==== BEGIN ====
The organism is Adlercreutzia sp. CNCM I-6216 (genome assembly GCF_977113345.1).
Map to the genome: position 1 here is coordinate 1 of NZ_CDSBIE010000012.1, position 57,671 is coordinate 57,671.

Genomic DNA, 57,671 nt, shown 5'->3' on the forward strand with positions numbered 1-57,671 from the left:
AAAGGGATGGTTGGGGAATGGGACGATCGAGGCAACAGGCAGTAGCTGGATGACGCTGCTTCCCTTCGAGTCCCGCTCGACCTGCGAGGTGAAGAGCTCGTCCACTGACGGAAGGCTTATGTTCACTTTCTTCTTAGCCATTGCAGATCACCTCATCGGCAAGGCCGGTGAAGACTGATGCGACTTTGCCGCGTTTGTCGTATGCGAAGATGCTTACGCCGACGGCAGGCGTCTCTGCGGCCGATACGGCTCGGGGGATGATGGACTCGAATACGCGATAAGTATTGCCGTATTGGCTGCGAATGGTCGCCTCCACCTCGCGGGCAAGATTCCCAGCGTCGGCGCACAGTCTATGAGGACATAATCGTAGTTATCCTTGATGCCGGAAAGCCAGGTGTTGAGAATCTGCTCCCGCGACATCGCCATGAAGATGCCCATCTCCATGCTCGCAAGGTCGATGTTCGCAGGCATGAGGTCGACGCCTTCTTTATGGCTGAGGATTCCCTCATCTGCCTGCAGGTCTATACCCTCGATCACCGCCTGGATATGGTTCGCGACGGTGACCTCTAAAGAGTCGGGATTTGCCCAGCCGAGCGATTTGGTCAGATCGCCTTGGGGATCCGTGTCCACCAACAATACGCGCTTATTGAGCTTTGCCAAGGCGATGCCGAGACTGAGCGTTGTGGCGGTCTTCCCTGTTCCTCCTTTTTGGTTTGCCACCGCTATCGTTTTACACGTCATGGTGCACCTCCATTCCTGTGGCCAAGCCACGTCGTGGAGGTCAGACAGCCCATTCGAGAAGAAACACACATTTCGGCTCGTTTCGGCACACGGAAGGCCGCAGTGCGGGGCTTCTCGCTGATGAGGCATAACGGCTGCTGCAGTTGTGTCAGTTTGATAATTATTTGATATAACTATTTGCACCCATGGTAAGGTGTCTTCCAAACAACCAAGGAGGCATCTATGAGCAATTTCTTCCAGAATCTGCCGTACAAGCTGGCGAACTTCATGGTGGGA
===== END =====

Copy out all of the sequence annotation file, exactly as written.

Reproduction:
The organism is Adlercreutzia sp. CNCM I-6216 (genome assembly GCF_977113345.1).
Map to the genome: position 1 here is coordinate 1 of NZ_CDSBIE010000012.1, position 57,671 is coordinate 57,671.

Genomic DNA, 57,671 nt, shown 5'->3' on the forward strand with positions numbered 1-57,671 from the left:
AAAGGGATGGTTGGGGAATGGGACGATCGAGGCAACAGGCAGTAGCTGGATGACGCTGCTTCCCTTCGAGTCCCGCTCGACCTGCGAGGTGAAGAGCTCGTCCACTGACGGAAGGCTTATGTTCACTTTCTTCTTAGCCATTGCAGATCACCTCATCGGCAAGGCCGGTGAAGACTGATGCGACTTTGCCGCGTTTGTCGTATGCGAAGATGCTTACGCCGACGGCAGGCGTCTCTGCGGCCGATACGGCTCGGGGGATGATGGACTCGAATACGCGATAAGTATTGCCGTATTGGCTGCGAATGGTCGCCTCCACCTCGCGGGCAAGATTCCCAGCGTCGGCGCACAGTCTATGAGGACATAATCGTAGTTATCCTTGATGCCGGAAAGCCAGGTGTTGAGAATCTGCTCCCGCGACATCGCCATGAAGATGCCCATCTCCATGCTCGCAAGGTCGATGTTCGCAGGCATGAGGTCGACGCCTTCTTTATGGCTGAGGATTCCCTCATCTGCCTGCAGGTCTATACCCTCGATCACCGCCTGGATATGGTTCGCGACGGTGACCTCTAAAGAGTCGGGATTTGCCCAGCCGAGCGATTTGGTCAGATCGCCTTGGGGATCCGTGTCCACCAACAATACGCGCTTATTGAGCTTTGCCAAGGCGATGCCGAGACTGAGCGTTGTGGCGGTCTTCCCTGTTCCTCCTTTTTGGTTTGCCACCGCTATCGTTTTACACGTCATGGTGCACCTCCATTCCTGTGGCCAAGCCACGTCGTGGAGGTCAGACAGCCCATTCGAGAAGAAACACACATTTCGGCTCGTTTCGGCACACGGAAGGCCGCAGTGCGGGGCTTCTCGCTGATGAGGCATAACGGCTGCTGCAGTTGTGTCAGTTTGATAATTATTTGATATAACTATTTGCACCCATGGTAAGGTGTCTTCCAAACAACCAAGGAGGCATCTATGAGCAATTTCTTCCAGAATCTGCCGTACAAGCTGGCGAACTTCATGGTGGGA